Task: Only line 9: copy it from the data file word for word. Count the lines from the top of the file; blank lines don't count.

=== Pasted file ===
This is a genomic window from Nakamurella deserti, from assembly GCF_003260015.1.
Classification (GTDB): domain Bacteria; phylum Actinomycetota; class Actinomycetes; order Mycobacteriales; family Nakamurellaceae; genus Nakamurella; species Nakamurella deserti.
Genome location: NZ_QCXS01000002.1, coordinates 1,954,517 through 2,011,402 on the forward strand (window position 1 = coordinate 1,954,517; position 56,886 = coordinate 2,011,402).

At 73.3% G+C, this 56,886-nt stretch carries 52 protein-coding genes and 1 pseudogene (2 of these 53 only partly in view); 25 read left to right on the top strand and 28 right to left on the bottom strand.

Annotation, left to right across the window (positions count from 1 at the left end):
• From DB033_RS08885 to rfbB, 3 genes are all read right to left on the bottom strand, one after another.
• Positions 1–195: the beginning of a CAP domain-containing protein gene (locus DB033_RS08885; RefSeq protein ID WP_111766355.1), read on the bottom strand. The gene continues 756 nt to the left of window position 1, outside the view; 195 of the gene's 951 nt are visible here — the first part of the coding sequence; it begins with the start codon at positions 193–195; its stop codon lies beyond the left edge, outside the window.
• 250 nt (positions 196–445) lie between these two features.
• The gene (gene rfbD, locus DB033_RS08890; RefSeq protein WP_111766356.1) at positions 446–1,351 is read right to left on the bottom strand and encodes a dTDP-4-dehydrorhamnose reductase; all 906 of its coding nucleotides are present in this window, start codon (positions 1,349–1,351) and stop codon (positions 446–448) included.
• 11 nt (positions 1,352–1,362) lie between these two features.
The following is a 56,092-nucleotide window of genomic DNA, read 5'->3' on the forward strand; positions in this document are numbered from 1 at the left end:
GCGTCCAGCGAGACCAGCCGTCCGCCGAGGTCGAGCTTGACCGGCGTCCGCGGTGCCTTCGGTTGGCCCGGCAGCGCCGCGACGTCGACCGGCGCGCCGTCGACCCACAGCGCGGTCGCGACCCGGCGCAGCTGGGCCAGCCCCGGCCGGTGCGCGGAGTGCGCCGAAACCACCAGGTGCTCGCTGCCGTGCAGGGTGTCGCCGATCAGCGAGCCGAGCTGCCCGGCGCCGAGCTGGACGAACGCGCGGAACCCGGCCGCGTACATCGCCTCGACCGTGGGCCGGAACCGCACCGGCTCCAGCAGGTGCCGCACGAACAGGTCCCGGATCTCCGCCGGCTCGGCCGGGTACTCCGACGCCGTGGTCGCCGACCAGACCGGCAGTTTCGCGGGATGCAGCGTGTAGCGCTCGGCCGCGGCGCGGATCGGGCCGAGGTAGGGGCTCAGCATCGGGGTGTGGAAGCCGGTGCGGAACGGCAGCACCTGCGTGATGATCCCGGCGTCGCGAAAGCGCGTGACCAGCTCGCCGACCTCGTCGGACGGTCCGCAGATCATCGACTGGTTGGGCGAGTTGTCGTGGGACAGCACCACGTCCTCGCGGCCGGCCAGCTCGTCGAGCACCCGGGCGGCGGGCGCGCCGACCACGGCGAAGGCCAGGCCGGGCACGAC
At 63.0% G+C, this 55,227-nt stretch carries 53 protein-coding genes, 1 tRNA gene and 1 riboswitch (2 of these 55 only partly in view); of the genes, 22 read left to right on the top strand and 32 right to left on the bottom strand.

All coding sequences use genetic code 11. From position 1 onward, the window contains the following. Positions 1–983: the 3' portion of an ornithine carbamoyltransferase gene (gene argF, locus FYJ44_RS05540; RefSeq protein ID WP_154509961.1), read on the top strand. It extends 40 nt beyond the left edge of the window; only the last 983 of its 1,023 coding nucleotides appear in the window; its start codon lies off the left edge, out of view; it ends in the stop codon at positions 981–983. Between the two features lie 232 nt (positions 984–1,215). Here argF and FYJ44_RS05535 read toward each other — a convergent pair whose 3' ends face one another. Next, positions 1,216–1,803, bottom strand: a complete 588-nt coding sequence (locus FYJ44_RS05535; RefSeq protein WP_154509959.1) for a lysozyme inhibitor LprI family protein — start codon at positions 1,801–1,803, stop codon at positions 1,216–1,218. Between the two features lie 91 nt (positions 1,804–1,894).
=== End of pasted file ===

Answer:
• The gene (gene rfbD, locus DB033_RS08890; RefSeq protein WP_111766356.1) at positions 446–1,351 is read right to left on the bottom strand and encodes a dTDP-4-dehydrorhamnose reductase; all 906 of its coding nucleotides are present in this window, start codon (positions 1,349–1,351) and stop codon (positions 446–448) included.